A major constraint in oral controlled drug delivery is that not all drug candidates are absorbed uniformly throughout the GIT. Some drugs are absorbed in a particular portion of the GIT only or are absorbed to a different extent in various segments of the GIT. Such drugs are said to have an absorption window, which identifies the drug’s primary region of absorption in the GIT. Conventional oral dosage forms provide a specific drug concentration in systemic circulation without offering any control over drug delivery. Whereas Controlled-release drug delivery systems (CRDDS) provide drug release at a predetermined, predictable, and controlled rate. A drug must be in a solubilized and stable form to successfully cross the biological membrane, and it will experience a pH range from 1 to 8 as it travels through the GIT.

Drugs having site-specific absorption are difficult to design as oral CRDDS because only the drug released in the region preceding and in close vicinity to the absorption window is available for absorption .After crossing the absorption window, the released drug goes to waste with negligible or no absorption (see Figure 1.2 ). This phenomenon drastically decreases the time available for drug absorption after its release and jeopardizes the success of the delivery system.

Figure 2: Drug Absorption in case of (a) conventional dosage form and (b) gastro retentive drug delivery system.

Physiological Consideration and Gastrointestinal motility patterns affecting dosage form retention:

An important requisite for the successful performance of oral CRDDS is that the drug should have good absorption throughout the gastrointestinal tract (GIT), preferably by passive diffusion, to ensure continuous absorption of the released drug. The average time required for a dosage unit to traverse the GIT is 3-4 h, although slight variations exist among various dosage forms (see Table 1.2.1).

Table-3: Transit trios of various dosage form across the different segment of the GIT.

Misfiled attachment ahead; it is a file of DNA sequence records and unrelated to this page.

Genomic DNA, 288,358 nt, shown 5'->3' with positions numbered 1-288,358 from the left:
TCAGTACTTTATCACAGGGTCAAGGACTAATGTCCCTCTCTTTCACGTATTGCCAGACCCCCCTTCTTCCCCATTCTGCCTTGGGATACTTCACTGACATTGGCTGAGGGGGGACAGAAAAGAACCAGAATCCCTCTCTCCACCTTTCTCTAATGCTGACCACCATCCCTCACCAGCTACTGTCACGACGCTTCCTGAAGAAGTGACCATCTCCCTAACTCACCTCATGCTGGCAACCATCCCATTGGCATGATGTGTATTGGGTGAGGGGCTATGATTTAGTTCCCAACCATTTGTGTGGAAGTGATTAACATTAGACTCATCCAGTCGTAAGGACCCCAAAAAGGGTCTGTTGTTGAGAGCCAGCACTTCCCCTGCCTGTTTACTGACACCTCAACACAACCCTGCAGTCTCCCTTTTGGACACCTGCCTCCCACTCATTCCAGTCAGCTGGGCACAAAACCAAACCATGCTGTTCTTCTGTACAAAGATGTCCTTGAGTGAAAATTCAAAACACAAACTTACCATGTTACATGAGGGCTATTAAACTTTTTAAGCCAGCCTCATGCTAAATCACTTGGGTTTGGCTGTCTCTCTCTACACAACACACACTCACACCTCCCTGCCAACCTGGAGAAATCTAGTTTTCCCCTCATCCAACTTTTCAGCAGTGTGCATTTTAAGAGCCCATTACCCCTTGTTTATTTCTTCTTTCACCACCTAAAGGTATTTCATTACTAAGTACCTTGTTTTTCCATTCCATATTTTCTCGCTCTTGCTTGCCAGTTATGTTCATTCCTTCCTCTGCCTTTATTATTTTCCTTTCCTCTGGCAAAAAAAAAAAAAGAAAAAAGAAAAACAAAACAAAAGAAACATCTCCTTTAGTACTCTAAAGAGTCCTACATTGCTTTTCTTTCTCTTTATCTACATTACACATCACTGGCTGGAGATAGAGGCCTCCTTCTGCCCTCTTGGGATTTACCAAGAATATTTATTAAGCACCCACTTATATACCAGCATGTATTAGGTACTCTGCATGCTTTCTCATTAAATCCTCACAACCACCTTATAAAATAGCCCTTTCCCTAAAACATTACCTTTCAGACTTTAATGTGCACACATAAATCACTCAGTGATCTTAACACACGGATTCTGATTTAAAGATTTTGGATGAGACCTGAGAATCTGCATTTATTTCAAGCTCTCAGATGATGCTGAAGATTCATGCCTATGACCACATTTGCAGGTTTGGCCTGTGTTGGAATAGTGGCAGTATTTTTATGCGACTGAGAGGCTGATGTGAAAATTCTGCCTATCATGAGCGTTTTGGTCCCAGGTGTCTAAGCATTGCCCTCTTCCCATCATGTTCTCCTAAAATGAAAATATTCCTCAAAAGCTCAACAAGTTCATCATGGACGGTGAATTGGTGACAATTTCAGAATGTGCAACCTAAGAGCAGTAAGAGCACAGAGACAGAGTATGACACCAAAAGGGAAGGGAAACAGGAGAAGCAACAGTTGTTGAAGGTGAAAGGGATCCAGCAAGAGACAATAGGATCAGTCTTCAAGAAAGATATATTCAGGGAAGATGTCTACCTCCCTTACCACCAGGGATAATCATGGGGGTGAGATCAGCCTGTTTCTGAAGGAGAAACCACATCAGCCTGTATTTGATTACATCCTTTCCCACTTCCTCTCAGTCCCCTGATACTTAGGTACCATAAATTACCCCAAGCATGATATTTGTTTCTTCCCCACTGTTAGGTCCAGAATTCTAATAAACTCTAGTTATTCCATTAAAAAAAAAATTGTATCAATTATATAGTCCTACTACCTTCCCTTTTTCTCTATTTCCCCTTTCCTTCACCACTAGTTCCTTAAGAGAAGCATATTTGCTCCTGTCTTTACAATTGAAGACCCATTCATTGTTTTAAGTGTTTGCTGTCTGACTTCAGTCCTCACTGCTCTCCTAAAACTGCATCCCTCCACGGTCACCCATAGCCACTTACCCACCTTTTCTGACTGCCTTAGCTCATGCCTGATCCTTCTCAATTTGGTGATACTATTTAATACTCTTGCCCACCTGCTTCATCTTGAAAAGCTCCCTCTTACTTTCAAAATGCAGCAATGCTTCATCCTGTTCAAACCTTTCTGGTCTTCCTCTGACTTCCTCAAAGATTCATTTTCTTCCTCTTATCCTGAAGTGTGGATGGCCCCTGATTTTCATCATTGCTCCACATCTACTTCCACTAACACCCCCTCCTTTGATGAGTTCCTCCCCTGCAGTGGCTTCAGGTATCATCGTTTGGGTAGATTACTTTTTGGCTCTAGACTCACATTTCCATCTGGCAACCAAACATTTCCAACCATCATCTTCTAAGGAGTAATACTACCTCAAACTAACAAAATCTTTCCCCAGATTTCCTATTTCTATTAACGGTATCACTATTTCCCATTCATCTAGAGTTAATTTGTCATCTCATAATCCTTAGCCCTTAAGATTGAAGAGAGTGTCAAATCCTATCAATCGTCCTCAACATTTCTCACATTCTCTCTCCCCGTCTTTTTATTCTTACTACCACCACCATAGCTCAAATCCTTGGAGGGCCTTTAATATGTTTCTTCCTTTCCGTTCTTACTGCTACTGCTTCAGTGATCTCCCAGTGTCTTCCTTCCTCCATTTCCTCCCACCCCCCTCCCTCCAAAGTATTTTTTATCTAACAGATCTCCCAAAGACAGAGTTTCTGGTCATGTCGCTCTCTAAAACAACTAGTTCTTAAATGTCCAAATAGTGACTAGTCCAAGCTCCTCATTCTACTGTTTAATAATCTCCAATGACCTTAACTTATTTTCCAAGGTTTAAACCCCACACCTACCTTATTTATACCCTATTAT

Dosage formTable ‘ Transit time (h)
Stomach2.7 ± 1,5 Small intestine3,1 =0.4 Total5.8
Peliats 1.2 ±1,3 3.4 ±1,0 4.6
Capsules Solution 0,8 ±1,2 0.3 ± 0,07 3,2 ±0,84.1 ±0.5 4.0 4.4

The complex anatomy and physiology of the GIT, including variations in acidity, bile salts, enzyme content, and the mucosal absorptive surface, significantly influence the release, dissolution, and absorption of orally administered dosage forms. Table II lists the anatomical and physiological features of the GIT.

The intrinsic properties of the drug molecule and the target environment for delivery are the major determining factors in bioavailability of the drug. Factors such as pH, enzymes, nature and volume of secretions, residence time, and effective absorbing surface area of the site of delivery play an important role in drug liberation and absorption, high stomach there are several types of cells that secrete up to 2-3 liters of gastric juice daily. For example, goblet cells secrete mucus, parietal cells secrete hydrochlororic acid, and chief cells secrete pepsinogen. The contraction forces of the stomach churn the chyme and mix it thoroughly with the gastric juice. The average length of the stomach is about 0.2 meter, and the apparent absorbing surface area is about 0.1 m2 (Table 1.2.2)(5). The stomach, the main digestive organ of the body, contains many digestive enzymes and very low pH. The pH of the stomach has been measured from, 1.4 to 2.1.This harsh environment causes the destruction and denaturation of proteins without protection. The pH of the stomach changes when food is present increasing to nearly 4.0.

Physiology of the Stomach:

The Gastrointestinal tract is essentially a tube about nine meters long that runs through the middle of the body from the mouth to the anus and includes the throat (pharynx), esophagus, stomach, small intestine (consisting of the duodenum, jejunum and ileum) and large intestine (consisting of the cecum, appendix, colon and rectum). The wall of the gastrointestinal tract has the same general structure throughout most of its length from the esophagus to the anus, with some local variations for each region. The stomach is an organ with a capacity for storage and mixing. The anteroom region is responsible for the mixing and grinding of gastric contents.